The rising worldwide demand for gas is also influencing relations between the major consuming nations and their principal suppliers. A key factor in the geopolitics of natural gas is the heavy concentration of reserves in a relatively small number of producing countries. All told, the top ten gas producers harbor 76 percent of the world’s proven reserves, while the top five–Russia, Iran, Qatar, Saudi Arabia and the United Arab Emirates–hold nearly 67 percent. This means, of course, that these countries are in a very strong position to control the global flow of gas and to influence market forces.

Russia, which owns 26.7 percent of the world’s proven gas supplies (compared with 2.9 percent for the United States), will play a dominant role in the energy field for many decades to come. Although the United States and Russia produced similar amounts of gas in 2004-05 (543 billion and 589 billion cubic meters, respectively), America’s output was about 10 percent of its total reserves while Russia’s output was only 1 percent.

Russia already supplies a large share of Europe’s natural gas, and when new pipelines are constructed, it will be capable of supplying vast amounts to China, Korea and Japan–even the United States, eventually. Until now, the Russians have been very careful to avoid giving the impression that they intend to exploit their dominant position in Europe for political advantage. Nevertheless, Moscow has been accused of engaging in such practices in the past: In December 2000, for example, it temporarily suspended gas deliveries to Georgia in a move perceived by many Georgians as punishment for the failure of its leaders, notably then-President Eduard Shevardnadze, to defer to Russia on key regional issues. The current blockage of gas to Ukraine can be seen as another instance of the same tactic.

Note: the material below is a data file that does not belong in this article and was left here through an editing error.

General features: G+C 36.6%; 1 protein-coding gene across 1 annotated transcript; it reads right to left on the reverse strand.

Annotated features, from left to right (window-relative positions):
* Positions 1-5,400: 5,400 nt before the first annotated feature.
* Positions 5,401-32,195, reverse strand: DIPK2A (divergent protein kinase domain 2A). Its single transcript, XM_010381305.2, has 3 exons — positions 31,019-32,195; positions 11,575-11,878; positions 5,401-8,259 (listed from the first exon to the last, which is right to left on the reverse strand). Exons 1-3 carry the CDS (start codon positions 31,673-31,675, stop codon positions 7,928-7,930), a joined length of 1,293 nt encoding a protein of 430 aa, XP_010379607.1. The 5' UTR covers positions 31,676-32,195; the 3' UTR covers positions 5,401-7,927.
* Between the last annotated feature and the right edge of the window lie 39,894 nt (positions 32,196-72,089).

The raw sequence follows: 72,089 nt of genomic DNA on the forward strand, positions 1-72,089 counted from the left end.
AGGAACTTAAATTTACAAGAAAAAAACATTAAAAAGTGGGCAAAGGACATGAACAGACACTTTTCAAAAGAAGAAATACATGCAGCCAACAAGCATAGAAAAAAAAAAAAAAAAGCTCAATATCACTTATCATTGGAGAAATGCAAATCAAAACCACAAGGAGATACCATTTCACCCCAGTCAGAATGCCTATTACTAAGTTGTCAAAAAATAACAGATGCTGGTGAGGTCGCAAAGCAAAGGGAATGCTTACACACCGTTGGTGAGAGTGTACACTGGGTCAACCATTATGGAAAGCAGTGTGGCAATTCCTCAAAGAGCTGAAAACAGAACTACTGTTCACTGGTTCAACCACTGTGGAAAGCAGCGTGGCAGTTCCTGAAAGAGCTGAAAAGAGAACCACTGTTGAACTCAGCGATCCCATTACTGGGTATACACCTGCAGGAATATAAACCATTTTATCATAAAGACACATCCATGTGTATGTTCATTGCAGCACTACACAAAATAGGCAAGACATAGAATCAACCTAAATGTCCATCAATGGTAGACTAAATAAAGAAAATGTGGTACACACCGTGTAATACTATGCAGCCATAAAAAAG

Officials of the European Union are worried about the growing role of Gazprom in the delivery of natural gas to Europe. At present, Gazprom supplies approximately 40 percent of Europe’s natural gas, and its share is likely to grow as gas fields in the North Sea are exhausted. Fearing that Moscow may someday exploit its role as Europe’s major gas supplier to wring political concessions from its customers, EU officials have called for greater diversity in the procurement of energy–so far, to little avail.